The United States has had perhaps no greater master of grand strategy than John Quincy Adams. Yet Adams’s life and works are understudied. A little over a quarter century ago, the movie Amistad highlighted the latter part of his public life—as America’s “Old Man Eloquent” who fought against the “gag rule,” which blocked discussion of slavery in the House of Representatives, and who, as in the movie, worked to secure liberty for slaves illegally transported on the high seas. But the first part of Adams’s career—from his boyhood journey to Europe alongside his father in 1778, to his brilliant tenure as secretary of state under President James Monroe—was no less illustrious. As its title suggests, United and Independent: John Quincy Adams on American Foreign Policy provides an introduction to this first act of Adams’s story.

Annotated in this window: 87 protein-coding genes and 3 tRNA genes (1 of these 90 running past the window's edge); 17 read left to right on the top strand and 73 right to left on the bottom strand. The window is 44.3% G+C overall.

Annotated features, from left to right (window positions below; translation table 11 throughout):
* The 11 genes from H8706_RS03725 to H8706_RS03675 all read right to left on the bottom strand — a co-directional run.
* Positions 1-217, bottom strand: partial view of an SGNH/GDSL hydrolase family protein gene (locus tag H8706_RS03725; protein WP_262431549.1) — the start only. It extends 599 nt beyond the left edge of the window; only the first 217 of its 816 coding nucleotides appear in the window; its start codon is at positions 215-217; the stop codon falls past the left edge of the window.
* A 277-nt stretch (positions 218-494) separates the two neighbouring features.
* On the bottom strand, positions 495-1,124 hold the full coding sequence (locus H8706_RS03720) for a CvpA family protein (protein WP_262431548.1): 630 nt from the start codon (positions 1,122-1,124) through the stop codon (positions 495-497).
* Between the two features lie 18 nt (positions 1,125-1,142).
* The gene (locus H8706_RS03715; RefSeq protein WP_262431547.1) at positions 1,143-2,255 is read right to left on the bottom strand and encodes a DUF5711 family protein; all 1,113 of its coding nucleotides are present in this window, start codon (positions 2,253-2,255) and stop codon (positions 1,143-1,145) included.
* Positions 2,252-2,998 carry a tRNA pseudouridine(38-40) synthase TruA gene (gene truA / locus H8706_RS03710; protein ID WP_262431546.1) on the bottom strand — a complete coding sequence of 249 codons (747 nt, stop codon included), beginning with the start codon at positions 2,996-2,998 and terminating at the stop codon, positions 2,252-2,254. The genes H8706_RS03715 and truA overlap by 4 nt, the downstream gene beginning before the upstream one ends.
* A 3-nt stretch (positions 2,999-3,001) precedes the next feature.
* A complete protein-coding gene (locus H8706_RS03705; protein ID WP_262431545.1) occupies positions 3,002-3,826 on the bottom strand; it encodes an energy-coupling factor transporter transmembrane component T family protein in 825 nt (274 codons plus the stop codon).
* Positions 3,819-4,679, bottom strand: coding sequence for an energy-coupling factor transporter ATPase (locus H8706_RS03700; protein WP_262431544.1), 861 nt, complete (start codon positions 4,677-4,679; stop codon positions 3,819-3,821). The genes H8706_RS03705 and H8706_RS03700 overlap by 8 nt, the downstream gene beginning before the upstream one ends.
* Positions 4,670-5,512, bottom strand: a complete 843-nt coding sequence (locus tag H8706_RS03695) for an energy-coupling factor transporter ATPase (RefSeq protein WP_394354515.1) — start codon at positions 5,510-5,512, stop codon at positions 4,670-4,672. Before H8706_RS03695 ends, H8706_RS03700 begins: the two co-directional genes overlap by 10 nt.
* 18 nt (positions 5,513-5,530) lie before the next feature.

United and Independent is artfully crafted. It presents a biographical sketch of Adams’s life from his birth in July 1767 to the end of his presidency in March 1829. The account is divided into ten chapters, each of which is followed by a selection of documents from the relevant portion of Adams’s life, with introductory paragraphs highlighting key passages. The sources include diplomatic communiqués, letters, speeches, and diary entries (Adams was among the great diarists of his age). This is a life-and-letters

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